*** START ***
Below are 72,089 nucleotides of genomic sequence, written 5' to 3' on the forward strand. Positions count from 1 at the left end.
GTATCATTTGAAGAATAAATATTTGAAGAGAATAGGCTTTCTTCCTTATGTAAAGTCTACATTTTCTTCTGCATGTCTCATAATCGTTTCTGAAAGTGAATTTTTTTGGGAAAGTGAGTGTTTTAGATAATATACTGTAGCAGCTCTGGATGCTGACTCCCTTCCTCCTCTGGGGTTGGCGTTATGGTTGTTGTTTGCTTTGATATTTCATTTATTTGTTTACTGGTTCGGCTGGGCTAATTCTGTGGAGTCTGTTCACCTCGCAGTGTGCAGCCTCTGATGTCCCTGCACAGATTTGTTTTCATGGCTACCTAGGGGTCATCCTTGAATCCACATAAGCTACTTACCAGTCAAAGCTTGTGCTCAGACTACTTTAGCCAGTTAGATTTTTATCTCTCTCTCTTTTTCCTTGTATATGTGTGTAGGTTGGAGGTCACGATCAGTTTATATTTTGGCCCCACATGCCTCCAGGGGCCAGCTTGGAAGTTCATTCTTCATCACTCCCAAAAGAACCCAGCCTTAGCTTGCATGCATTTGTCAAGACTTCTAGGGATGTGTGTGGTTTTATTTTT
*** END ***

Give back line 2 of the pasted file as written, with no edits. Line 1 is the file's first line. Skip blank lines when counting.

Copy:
GTATCATTTGAAGAATAAATATTTGAAGAGAATAGGCTTTCTTCCTTATGTAAAGTCTACATTTTCTTCTGCATGTCTCATAATCGTTTCTGAAAGTGAATTTTTTTGGGAAAGTGAGTGTTTTAGATAATATACTGTAGCAGCTCTGGATGCTGACTCCCTTCCTCCTCTGGGGTTGGCGTTATGGTTGTTGTTTGCTTTGATATTTCATTTATTTGTTTACTGGTTCGGCTGGGCTAATTCTGTGGAGTCTGTTCACCTCGCAGTGTGCAGCCTCTGATGTCCCTGCACAGATTTGTTTTCATGGCTACCTAGGGGTCATCCTTGAATCCACATAAGCTACTTACCAGTCAAAGCTTGTGCTCAGACTACTTTAGCCAGTTAGATTTTTATCTCTCTCTCTTTTTCCTTGTATATGTGTGTAGGTTGGAGGTCACGATCAGTTTATATTTTGGCCCCACATGCCTCCAGGGGCCAGCTTGGAAGTTCATTCTTCATCACTCCCAAAAGAACCCAGCCTTAGCTTGCATGCATTTGTCAAGACTTCTAGGGATGTGTGTGGTTTTATTTTT